Behind-the-scenes: Arranging Billy Graham’s First Historic Visit to North Korea
By Boaz Wadel
The notoriously closed "hermit kingdom" of North Korea ran into a problem in the late 1980s. They wanted to teach the history of various religions at their foremost university, but because they had done everything humanly possible to destroy religion, they couldn't find anyone qualified to teach on the subject of Christianity.
"We have found someone to teach Buddhist studies, and someone to teach Confucius studies, but we can't find anyone qualified to teach Christianity," a North Korean official wrote in a letter to Dr. Dale Kietzman, then the executive vice-president of William Carey International University in Pasadena, California.
He and Dr. David Cho had sent a letter to Kim Il-Sung University in North Korea asking if an exchange program could be established between the two schools. It took several months, but they finally received a response.
When the communist regime was installed in 1948, there were 400,000 Christians in North Korea. Unleashing a reign of terror, the government tried to exterminate all religion, installing a Marxist dynasty ruled by Kim Il-Sung and his son. Most Christians fled to the south, were martyred, or went underground. Nearly every church building in the country was bulldozed.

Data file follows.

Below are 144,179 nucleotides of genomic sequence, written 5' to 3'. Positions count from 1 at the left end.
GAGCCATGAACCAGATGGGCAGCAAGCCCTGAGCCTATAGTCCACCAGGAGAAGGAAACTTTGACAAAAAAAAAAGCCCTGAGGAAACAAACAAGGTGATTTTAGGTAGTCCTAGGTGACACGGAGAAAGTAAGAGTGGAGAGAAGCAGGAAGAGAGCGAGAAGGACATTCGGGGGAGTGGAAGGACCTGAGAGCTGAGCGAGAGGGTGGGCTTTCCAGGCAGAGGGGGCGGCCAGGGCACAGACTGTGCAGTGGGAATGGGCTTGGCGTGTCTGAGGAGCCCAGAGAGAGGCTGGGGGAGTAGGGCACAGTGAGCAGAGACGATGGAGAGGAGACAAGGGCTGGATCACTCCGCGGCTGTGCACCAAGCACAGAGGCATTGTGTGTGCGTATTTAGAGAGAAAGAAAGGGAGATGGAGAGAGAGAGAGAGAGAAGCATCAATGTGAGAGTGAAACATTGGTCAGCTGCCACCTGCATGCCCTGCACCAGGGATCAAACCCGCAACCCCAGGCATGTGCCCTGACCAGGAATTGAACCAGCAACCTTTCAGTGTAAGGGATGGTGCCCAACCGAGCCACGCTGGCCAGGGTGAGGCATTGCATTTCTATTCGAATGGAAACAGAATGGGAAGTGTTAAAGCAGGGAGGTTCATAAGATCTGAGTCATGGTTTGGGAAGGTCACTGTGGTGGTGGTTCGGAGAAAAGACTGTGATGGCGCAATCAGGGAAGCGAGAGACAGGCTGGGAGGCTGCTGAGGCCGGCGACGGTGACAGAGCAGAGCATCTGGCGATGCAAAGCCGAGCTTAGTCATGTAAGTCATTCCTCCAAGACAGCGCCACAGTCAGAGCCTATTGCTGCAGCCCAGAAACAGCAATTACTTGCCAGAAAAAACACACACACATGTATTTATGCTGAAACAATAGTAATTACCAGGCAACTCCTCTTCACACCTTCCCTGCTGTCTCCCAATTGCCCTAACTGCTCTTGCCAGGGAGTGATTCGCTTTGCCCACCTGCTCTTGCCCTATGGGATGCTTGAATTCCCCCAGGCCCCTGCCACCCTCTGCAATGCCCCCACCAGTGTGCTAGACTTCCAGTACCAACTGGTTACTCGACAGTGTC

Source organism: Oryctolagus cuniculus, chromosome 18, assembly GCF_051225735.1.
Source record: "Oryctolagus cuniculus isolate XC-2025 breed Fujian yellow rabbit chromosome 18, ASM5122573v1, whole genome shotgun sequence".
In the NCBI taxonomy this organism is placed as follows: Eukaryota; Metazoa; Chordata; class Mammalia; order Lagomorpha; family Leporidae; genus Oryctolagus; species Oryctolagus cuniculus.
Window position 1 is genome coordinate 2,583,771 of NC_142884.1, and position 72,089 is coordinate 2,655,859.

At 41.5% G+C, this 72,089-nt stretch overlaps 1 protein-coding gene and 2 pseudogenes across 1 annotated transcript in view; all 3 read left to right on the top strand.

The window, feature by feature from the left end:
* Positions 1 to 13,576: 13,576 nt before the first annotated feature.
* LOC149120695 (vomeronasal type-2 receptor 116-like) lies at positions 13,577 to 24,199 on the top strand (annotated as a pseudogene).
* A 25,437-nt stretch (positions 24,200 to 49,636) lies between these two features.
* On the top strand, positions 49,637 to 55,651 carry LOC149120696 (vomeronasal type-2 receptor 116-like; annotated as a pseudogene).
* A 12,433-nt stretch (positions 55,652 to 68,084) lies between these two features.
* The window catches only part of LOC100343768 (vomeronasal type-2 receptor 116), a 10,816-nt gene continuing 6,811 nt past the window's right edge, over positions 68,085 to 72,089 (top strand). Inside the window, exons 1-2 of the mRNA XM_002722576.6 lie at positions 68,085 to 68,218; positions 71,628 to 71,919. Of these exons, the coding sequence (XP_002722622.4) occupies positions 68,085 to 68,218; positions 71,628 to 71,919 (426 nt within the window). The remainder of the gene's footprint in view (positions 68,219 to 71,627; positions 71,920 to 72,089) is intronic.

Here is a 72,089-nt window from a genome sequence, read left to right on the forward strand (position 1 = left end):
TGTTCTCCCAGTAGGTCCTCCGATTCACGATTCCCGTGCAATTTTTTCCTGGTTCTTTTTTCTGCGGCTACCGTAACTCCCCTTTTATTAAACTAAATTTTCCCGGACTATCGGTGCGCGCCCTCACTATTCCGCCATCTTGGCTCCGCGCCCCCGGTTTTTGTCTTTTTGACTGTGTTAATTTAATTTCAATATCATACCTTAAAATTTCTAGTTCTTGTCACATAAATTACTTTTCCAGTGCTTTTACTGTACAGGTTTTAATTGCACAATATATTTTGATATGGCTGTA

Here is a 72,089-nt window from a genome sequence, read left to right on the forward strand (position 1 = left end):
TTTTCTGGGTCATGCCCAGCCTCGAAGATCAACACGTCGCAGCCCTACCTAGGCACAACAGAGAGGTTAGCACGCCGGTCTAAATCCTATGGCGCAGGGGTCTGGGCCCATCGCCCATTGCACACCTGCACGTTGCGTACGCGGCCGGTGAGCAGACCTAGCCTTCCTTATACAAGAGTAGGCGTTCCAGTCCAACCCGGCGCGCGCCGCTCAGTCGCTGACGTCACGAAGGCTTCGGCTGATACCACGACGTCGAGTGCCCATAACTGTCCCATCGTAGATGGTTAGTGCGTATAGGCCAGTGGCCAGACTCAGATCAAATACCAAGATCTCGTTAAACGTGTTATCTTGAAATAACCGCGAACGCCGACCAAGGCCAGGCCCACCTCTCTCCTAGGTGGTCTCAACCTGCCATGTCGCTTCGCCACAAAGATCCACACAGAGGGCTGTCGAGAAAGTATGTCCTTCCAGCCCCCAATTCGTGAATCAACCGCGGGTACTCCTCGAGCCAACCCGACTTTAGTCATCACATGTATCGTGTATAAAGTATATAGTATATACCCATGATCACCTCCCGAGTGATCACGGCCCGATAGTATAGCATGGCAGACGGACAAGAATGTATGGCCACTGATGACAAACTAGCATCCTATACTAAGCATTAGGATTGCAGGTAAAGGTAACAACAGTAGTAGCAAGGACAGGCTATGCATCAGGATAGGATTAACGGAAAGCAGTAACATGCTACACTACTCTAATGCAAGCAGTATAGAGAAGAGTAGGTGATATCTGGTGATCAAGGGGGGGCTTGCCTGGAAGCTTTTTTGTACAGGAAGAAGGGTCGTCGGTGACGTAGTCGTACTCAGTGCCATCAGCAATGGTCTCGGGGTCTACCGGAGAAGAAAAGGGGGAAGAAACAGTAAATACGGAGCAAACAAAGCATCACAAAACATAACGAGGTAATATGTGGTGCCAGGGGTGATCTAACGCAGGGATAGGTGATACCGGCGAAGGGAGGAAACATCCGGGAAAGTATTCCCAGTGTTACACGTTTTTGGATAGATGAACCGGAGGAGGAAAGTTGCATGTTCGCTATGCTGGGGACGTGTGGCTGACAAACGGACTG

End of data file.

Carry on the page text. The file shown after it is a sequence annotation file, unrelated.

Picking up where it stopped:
It was no wonder the regime couldn't find anyone to teach Christianity, but their need provided an opening for Kietzman, Dr. Cho, and Charles Wickman to visit North Korea in 1990.
After touring several days in the capital city of Pyongyang the visitors were told: "You should be prepared, because tonight you're going to have dinner with a very, very, important person."
"We were taken to a government guesthouse that evening after dark, and after dark in Pyongyang it's very dark, because they don't have many street lights. We couldn't tell where they had taken us," Dr. Kietzman recounts.